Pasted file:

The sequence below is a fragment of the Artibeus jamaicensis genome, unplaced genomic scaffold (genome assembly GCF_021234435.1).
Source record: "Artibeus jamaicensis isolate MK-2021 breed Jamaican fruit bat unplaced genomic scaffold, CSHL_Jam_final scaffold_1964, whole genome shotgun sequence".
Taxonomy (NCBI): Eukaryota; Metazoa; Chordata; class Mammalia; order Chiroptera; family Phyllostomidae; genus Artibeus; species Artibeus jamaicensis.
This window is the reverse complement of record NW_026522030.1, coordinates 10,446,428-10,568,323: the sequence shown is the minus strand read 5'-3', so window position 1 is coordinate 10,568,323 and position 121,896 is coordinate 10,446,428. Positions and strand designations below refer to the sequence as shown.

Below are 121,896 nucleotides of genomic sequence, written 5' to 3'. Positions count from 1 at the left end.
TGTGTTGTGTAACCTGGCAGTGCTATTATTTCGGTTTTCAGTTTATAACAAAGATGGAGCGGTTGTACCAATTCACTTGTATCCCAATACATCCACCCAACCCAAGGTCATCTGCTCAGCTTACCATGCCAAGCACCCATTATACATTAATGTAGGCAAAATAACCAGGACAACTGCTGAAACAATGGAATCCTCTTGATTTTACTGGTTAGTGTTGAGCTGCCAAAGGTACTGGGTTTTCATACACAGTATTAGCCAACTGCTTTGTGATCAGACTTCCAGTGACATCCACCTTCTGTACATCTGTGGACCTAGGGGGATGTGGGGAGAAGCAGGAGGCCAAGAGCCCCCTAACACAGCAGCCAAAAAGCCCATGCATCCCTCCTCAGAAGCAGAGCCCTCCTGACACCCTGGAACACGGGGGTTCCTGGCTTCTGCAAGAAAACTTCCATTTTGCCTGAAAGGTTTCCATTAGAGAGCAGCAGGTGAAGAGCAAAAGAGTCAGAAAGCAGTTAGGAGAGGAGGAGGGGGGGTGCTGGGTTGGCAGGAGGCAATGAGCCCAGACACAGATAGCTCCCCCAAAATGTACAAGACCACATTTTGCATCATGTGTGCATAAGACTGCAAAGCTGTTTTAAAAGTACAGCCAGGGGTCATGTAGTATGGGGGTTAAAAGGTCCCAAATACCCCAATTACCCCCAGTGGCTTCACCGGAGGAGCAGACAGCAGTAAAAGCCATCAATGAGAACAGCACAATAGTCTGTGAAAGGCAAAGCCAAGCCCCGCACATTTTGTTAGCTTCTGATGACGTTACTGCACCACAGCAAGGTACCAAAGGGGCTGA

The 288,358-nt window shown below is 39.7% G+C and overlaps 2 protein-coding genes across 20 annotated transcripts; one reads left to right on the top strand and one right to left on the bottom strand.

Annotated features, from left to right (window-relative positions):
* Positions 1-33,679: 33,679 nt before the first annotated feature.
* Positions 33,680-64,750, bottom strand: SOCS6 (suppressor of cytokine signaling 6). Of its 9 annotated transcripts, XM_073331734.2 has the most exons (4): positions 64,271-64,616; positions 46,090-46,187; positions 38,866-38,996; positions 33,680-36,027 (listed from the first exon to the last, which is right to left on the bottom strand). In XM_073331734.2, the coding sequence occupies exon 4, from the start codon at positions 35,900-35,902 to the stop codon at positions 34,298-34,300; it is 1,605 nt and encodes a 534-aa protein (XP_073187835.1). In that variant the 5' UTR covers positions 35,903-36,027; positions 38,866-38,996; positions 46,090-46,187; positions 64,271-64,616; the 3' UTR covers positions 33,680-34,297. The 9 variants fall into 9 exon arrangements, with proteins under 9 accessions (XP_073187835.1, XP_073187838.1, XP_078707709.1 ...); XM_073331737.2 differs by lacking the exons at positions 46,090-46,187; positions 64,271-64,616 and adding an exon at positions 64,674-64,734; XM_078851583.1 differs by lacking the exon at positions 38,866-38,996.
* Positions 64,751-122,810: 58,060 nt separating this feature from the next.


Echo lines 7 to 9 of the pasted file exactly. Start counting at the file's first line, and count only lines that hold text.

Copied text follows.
The 288,358-nt window shown below is 39.7% G+C and overlaps 2 protein-coding genes across 20 annotated transcripts; one reads left to right on the top strand and one right to left on the bottom strand.

Annotated features, from left to right (window-relative positions):
* Positions 1-33,679: 33,679 nt before the first annotated feature.